Language lifelines in Haiti: Relief assistance in Creole

27,Jan,2010

The language community has come together to increase the provision of language services through the medium of Haitian Creole for the millions of people affected by the devastating earthquake which shook Haiti this month. The media industry, linguists, software engineers and technology companies have all held special meetings, combined skills and found solutions to some of the language problems hampering relief work.

The literacy rate in Haiti is extremely low at 45%, which makes radio the country’s most popular media. But as reported in Radio World, the earthquake damaged the electricity grid and communication systems in the capital, making the dissemination of information extremely difficult. Out of the 50 radio stations in operation prior to the earthquake, only 20 were broadcasting again this week. It is thought that there was only one radio station which remained undamaged at the time and which managed to stay on air to provide critical information and lists of missing people.

Since the disaster, the number of services through the medium of Haitian Creole have been increased: Voice of America (VOA) has extended its broadcasts in this language to 10 hours per day (up from 1.5 hours) and the BBC are broadcasting for the first time in Haitian Creole with Connexion Haiti – a daily programme relayed from Miami to the six largest towns in Haiti, offering practical information, public health advice and vital updates about aid relief work being carried out.

Also in the media world, Reporters Without Borders and Quebecor (a Canadian communications group) have set up a centre for Haitian (and foreign) journalists, offering equipment such as laptops, printers, mobile phones and generators, along with services such as broadband internet, satellite TV links and an audio/visual conference system.

However, the communication difficulties for people who do not speak a common language are magnified in disaster zones. As it is not always possible for a human interpreter to be present at the scene, a language barrier can potentially slow down a rescue operation and any delay could be the difference between life and death. Yet, recent events have seen collaborations between technology companies, language specialists and IT experts, keen to get machine translation products off the ground and into the hands of the humanitarian workers in the field.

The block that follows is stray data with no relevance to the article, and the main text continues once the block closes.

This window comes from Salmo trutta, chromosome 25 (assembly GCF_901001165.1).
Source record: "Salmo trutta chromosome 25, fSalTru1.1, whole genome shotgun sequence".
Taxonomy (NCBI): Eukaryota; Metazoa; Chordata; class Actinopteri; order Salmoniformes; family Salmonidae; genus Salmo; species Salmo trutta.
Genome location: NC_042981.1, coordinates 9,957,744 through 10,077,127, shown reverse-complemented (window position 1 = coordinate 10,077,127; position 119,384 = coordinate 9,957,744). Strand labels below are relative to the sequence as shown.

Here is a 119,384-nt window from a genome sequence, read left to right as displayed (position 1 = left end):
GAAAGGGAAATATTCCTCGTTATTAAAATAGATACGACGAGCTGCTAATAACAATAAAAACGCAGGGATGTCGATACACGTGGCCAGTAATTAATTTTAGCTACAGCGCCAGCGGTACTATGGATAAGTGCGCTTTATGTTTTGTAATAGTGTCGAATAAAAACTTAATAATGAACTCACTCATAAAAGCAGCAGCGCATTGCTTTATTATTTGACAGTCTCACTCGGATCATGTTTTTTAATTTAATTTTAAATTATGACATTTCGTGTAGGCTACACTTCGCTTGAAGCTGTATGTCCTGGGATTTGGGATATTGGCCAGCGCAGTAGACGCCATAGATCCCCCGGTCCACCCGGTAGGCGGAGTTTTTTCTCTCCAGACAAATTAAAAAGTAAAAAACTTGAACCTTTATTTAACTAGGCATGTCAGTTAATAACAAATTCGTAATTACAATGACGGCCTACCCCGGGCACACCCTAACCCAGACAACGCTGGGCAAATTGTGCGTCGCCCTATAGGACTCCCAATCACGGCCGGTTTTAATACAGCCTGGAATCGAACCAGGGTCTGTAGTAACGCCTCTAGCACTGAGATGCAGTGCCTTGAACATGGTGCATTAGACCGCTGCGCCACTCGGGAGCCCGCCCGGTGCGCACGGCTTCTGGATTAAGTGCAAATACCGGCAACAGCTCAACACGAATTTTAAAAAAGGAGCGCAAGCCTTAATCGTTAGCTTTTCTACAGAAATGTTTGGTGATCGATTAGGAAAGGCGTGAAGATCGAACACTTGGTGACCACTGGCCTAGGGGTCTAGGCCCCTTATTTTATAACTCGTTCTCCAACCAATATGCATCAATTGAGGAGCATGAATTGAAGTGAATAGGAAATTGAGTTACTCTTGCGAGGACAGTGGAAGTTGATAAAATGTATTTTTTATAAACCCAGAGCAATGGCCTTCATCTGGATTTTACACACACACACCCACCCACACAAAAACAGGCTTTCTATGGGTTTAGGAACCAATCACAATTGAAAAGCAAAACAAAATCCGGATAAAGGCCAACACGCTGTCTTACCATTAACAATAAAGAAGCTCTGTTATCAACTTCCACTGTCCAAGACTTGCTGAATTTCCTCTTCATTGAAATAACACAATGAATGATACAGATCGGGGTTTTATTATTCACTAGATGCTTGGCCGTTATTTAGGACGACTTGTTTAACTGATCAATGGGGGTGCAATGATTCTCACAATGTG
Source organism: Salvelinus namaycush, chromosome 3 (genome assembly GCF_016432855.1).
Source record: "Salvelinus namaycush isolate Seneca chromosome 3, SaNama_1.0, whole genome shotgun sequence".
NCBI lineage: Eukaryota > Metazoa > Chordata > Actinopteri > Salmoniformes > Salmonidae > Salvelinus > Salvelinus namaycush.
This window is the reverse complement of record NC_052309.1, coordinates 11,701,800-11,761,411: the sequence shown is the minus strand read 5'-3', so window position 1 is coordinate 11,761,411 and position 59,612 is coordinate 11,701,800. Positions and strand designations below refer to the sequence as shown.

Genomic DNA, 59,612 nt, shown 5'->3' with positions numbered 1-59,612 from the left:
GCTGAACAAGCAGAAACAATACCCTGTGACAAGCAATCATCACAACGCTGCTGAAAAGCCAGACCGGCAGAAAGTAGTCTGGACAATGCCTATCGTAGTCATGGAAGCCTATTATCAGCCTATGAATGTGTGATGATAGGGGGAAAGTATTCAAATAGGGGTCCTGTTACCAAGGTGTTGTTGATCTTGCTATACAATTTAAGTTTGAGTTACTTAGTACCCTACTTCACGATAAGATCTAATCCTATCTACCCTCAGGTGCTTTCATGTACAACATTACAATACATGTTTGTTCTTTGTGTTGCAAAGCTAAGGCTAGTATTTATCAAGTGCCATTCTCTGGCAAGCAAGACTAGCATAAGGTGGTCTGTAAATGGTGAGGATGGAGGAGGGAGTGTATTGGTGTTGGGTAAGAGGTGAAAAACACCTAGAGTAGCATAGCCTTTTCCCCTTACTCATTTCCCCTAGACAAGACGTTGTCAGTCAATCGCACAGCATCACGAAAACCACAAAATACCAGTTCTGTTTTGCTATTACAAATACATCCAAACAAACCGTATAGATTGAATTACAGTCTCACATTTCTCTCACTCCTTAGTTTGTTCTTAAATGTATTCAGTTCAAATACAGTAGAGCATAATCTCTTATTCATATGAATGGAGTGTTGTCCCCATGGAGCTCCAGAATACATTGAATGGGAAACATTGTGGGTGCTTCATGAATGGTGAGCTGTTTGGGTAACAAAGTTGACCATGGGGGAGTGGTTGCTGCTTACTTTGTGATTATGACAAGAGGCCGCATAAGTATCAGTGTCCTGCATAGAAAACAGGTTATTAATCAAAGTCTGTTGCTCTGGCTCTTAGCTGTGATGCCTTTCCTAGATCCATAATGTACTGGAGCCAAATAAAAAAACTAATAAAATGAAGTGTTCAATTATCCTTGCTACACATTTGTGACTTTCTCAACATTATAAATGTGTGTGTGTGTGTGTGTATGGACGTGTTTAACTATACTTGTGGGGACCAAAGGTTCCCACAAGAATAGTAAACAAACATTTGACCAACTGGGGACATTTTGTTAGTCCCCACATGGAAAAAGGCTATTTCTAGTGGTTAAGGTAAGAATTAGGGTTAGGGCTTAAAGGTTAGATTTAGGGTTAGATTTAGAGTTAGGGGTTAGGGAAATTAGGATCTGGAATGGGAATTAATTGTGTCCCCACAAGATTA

CrisisCommons is an international group of volunteers who ‘create technological tools and resources for responders to use in mitigating disasters and crises around the world.’ This group have been instrumental in making machine translation (MT) tools compatible with the Haitian Creole language. Microsoft has also offered support. MT tools include: Microsoft’s Bing Translator (similar to Google Translate) which now includes Haitian Creole – a free service with an Application Programming Interface (API) supporting other software and websites; Tradui (which means ‘translate’ in Creole) – a translation app in Haitian Creole and English for the iPhone and Android market. Tradui is available free and once downloaded to a device, there is no need to maintain internet connection; and for automatic real-time translators, Jibbigo (two-way speech recognition software) is now available in Haitian Creole and English for the iPhone and iPod Touch, with input and output methods possible in both text and speech format. Finally, there is a visual aid work in progress – a ‘Pict-o-speak’ book, which will cover subjects such as health, emergency shelter, water and sanitation, education and food. Commercial suppliers have already been contacted and it is hoped that their smartphone software and paper versions of their books will be made available to Haiti relief work. In a country where nearly half of the population are illiterate, having a compact and portable smartphone with visual images would be indispensable.

There are many more schemes currently in progress: specialised and general dictionaries, books and emergency phrase books have been donated, online glossaries have been compiled, copyright issues have been waived in an effort to increase aid resources, and a report by CrisisCommons makes reference to GPS powered mobile maps of Haiti with satellite imagery and incident reports.

‘After a crisis like the Haitian earthquake, people need a lot of things: food, shelter, medical aid. They also need information’, state Radio World. And in a society so reliant upon verbal communication, the spoken word has never been so important.